Sociology | Social Inequality
S217 | 9554 | Alderson


9:30AM-10:45AM 	MW  BH 340

In this course we ask "who gets what and why?" How are power,
privilege, and prestige distributed among individuals and groups in
society and why do some enjoy more than others? We will examine how
various inequalities (e.g., in income, wealth, property) have
evolved over time and ask how these inequalities shape the life
chances of individuals in different socioeconomic, racial/ethnic,
and gender groups. Throughout the course we will give particular
attention to the experience of the contemporary U.S. and to the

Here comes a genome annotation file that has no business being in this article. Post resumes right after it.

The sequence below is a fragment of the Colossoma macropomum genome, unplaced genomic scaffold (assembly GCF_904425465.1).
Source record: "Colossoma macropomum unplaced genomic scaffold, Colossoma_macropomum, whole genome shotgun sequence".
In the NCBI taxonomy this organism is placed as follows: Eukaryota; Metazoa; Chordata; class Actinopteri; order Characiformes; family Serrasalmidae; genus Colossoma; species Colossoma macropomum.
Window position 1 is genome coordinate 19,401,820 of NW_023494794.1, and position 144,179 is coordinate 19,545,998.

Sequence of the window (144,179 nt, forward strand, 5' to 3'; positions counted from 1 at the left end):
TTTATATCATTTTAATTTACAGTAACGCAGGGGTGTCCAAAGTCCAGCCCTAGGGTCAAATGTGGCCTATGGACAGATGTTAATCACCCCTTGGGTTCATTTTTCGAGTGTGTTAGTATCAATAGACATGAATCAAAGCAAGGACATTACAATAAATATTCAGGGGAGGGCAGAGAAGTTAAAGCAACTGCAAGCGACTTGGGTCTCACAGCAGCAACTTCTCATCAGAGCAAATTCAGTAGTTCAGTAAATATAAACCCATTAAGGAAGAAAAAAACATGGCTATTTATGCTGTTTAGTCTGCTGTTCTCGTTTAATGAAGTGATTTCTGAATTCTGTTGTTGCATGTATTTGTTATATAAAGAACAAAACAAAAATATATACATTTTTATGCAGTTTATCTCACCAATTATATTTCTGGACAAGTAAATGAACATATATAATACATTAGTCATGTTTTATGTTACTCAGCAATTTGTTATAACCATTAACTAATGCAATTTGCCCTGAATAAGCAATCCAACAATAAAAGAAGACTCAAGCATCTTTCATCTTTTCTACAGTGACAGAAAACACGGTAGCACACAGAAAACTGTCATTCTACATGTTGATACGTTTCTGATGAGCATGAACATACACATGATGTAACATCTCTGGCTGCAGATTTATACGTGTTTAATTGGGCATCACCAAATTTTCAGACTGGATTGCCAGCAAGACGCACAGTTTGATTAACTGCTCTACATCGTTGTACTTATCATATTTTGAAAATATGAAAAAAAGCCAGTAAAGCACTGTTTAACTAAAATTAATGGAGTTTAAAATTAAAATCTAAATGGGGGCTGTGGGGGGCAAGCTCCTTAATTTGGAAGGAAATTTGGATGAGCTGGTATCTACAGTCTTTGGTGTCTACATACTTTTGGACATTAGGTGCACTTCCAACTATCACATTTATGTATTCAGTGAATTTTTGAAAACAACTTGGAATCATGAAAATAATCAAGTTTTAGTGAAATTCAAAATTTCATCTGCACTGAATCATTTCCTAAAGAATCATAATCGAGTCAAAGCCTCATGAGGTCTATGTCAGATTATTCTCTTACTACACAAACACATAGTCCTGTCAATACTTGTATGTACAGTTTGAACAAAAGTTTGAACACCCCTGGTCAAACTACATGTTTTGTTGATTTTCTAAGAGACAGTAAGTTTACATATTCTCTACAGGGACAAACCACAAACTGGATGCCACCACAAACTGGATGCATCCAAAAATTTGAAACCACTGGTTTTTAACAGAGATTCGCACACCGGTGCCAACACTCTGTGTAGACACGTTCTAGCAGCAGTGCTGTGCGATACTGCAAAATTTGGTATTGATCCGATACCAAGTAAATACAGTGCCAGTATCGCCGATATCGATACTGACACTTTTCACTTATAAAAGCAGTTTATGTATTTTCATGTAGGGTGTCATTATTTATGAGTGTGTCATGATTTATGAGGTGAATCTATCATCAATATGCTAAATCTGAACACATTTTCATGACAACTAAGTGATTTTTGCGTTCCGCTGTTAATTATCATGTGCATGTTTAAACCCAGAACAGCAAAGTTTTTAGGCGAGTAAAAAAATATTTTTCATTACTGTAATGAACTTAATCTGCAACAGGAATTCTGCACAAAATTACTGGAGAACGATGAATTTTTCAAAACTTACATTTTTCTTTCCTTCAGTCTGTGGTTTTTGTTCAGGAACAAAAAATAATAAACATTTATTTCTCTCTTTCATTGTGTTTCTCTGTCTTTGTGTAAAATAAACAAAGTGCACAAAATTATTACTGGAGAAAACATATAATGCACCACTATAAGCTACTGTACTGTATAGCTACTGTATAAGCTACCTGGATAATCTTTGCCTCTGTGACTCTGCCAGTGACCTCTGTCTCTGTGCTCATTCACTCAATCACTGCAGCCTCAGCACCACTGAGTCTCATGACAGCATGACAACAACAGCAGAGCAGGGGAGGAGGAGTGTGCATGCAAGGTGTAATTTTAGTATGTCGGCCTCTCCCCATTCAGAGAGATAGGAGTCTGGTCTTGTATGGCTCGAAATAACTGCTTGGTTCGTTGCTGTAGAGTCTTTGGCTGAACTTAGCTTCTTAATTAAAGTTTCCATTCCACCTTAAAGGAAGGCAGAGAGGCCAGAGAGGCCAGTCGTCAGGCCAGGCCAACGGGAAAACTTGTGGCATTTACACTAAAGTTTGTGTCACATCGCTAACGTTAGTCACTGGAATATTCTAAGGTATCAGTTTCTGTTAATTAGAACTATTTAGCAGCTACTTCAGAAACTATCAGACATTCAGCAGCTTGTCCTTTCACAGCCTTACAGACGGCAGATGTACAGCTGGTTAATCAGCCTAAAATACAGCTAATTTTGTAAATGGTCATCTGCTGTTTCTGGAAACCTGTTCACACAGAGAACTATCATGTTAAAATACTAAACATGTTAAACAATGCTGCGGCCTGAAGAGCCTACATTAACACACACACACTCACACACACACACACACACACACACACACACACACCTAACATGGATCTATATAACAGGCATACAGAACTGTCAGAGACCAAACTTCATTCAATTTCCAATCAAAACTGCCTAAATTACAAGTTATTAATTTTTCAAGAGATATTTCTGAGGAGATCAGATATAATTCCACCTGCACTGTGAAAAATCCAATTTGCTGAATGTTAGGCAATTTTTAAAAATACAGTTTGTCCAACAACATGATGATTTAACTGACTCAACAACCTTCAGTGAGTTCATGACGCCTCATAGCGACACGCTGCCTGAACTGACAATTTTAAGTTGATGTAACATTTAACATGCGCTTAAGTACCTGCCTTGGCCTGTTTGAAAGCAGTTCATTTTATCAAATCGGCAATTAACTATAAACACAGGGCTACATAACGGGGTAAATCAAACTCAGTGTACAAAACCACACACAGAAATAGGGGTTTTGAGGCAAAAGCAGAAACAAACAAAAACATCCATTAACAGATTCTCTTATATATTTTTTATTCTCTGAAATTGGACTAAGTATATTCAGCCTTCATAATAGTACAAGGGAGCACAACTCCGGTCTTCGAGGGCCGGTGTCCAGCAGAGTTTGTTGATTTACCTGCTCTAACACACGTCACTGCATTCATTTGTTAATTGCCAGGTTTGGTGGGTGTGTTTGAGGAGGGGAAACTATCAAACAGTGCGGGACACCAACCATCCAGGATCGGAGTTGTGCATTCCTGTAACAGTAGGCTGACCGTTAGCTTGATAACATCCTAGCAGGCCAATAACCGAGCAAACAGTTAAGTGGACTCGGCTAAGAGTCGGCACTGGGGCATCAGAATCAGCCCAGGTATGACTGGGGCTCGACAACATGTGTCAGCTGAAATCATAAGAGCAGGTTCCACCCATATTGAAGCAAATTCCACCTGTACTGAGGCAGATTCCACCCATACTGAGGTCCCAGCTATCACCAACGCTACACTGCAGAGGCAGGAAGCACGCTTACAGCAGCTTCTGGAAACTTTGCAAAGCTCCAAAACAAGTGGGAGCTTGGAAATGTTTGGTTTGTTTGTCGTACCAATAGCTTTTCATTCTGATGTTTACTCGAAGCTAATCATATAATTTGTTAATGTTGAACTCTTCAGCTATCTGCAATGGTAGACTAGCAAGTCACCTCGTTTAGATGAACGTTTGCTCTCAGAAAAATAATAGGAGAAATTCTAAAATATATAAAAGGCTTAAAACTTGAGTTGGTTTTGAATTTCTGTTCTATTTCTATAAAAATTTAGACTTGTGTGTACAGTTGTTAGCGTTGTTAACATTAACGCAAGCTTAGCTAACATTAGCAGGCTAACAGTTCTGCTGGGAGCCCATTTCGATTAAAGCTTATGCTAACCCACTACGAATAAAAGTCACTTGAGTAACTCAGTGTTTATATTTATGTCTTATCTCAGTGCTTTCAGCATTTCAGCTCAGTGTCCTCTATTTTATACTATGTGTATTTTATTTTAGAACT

challenges that recent developments pose for American society. We
will also systematically compare and contrast the U.S. experience
with that of Japan, another rich industrial society. The idea
motivating this comparison is that we can better understand our own
society by learning more about other societies. We will begin by
trying to "get the facts straight," describing the contours of
inequality in the U.S. (and in other societies). Next, we will
examine some classic sociological treatments of inequality along
with more recent applications of these theories. We will then return
to the topic of inequality in the U.S., examine the fortunes of
different groups, and dig even further into the processes that
generate inequality. My ultimate goal in this course is to help you
develop a better understanding of inequality in contemporary
societies.